Oops: less than 5 in 10 women have a smear made

Fortunately, there are also alternatives.

Less than half

Fewer than 5 in 10 women in the 30-60 age group who receive an invitation have a Pap smear, according to the figures of the most recent population survey. Every year about 800 women get cervical cancer and as many as 200 die. Nevertheless, the number of participants in the population screening is decreasing. Where previously 6 in 10 women had a Pap smear, in 2020 there were less than 5 in 10. In fact, in the category 30 to 35 years it was even less than 40%. And that while as a young woman you also run the risk of developing cervical cancer, know Susan (31).

Lower Threshold

Various organizations are trying to lower the threshold to the GP and to encourage women to have a smear taken after all. That’s how KWF with the campaign ‘The appointment you don’t want to miss’ and has Olive Foundation a European Cervical Cancer Prevention Week established from 17 to 23 January.

HPV virus

Cervical cancer is usually caused by an infection with the HPV virus. As many as 80% of people worldwide become infected with this. The virus can be transmitted through sexual contact, even through skin contact. Men can also get and transmit the virus. Usually the body clears the virus on its own, but if this does not happen and if you remain infected for longer, you have a high risk of cervical cancer, labia cancer, anus cancer or throat cancer.

Complaints or not

So something you want to be there on time. That is why a Pap smear is vital. Even if there are no complaints, you are often still very early on and cervical cancer is still treatable. In case of complaints such as blood loss between menstrual periods or after sex, or discharge that looks different than normal, a smear is also necessary. Outside the five-year population screening, you can make an appointment with your GP in between.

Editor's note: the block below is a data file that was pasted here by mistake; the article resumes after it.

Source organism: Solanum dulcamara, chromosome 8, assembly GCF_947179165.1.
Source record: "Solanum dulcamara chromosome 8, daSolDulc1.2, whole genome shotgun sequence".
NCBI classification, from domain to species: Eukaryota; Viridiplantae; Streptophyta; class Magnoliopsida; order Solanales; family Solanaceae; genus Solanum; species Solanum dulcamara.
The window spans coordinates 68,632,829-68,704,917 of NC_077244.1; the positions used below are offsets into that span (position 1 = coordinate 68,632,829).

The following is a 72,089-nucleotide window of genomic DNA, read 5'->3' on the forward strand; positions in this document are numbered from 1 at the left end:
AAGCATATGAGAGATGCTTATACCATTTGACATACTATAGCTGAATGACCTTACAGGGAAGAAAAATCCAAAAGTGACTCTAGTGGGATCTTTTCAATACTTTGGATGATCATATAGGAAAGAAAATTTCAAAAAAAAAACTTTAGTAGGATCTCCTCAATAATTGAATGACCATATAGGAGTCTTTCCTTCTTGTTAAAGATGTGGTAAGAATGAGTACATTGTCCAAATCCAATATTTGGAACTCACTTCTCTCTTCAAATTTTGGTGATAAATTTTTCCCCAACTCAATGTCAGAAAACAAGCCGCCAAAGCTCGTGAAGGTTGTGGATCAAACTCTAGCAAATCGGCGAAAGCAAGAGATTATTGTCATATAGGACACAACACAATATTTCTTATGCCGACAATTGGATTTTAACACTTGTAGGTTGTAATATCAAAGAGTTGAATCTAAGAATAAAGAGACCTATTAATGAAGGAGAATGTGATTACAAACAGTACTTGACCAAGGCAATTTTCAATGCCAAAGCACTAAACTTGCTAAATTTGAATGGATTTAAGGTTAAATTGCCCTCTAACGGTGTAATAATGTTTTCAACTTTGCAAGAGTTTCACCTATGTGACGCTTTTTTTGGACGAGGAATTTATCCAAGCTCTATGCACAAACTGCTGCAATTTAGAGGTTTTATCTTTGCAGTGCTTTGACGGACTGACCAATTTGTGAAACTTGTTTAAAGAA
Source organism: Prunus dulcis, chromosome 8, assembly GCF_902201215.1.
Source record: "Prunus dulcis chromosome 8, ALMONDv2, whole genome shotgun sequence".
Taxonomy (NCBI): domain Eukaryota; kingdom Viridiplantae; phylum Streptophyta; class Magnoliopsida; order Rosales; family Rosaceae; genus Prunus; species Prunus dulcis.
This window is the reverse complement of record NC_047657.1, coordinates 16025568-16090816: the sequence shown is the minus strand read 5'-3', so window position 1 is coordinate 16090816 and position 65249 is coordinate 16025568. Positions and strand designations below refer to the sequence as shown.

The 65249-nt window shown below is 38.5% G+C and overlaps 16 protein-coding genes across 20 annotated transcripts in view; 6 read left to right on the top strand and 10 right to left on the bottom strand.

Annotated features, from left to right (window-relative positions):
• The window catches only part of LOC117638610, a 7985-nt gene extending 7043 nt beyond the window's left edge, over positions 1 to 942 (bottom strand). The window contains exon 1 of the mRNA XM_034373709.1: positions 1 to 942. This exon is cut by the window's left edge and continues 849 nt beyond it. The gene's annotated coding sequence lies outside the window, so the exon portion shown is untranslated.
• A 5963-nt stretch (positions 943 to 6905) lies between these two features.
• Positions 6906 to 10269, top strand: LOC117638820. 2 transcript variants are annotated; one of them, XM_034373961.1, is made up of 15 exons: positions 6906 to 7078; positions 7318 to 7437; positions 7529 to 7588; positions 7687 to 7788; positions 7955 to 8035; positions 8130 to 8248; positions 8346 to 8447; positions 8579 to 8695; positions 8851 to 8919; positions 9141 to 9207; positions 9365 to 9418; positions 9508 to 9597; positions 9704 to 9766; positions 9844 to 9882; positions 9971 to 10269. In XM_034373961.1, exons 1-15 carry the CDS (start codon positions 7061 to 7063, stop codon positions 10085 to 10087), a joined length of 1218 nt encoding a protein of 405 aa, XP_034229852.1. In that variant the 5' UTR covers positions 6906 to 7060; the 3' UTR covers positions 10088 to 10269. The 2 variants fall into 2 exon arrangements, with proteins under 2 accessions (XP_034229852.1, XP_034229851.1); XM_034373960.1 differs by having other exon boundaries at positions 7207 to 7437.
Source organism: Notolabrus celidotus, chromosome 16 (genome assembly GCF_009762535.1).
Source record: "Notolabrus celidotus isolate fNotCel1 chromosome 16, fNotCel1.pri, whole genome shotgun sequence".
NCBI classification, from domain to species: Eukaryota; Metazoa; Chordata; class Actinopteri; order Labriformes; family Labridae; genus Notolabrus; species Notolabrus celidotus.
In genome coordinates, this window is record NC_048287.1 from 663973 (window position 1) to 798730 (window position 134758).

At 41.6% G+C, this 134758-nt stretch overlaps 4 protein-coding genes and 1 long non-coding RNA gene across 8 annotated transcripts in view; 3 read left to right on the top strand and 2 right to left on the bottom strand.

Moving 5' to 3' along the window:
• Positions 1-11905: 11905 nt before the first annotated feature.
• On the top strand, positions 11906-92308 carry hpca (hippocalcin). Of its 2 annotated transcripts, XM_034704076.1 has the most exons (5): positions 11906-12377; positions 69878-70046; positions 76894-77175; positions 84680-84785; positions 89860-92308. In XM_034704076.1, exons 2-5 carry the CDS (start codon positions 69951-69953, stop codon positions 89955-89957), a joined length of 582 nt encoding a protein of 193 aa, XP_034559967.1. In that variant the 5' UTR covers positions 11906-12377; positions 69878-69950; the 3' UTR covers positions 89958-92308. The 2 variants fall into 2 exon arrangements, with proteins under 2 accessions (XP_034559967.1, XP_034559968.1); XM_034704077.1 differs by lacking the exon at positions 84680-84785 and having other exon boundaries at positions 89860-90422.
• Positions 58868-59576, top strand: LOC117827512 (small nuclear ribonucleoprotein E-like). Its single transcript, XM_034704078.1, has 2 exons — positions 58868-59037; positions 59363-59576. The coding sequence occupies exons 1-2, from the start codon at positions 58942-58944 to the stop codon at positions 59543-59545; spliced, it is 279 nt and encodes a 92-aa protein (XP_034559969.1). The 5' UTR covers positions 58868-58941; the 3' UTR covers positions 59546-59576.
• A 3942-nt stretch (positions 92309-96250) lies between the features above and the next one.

Alternative: the self-test

In short, smears are very necessary and useful. Many women know that. So what’s stopping many of us from going? There is still a lot of embarrassment and fear surrounding the Pap smear. Fortunately, there are solutions for that. For women who find it annoying to have a Pap smear made at the GP, there is a HPV Self-Test. This only checks for the presence of the virus. After taking the test at home, you send it to the lab, where it will be checked for HPV. Does that show you have the virus? Then further investigation follows. Fortunately, 9 out of 10 women do not have the HPV virus and you are ready after your self-sampling.

HPV vaccination

There is also the HPV vaccination. The HPV vaccine works best if you have not yet been infected with the virus. That is why girls and boys will receive an invitation for vaccination from 2022 in the year that they turn 10. They will then receive 2 vaccinations. After six months, they receive an invitation for the second (last) injection. Boys and girls aged 15 to 18 need 3 injections for good protection.

Is that a solution for women who are afraid of the Pap smear? Not that. A vaccine never protects 100%, which is why it is important to still participate in the cervical cancer population screening. However, the vaccine does reduce the chance of infection with the HPV virus and can therefore prevent many annoying tests.

Source: RIVM, RIVM, Olive.

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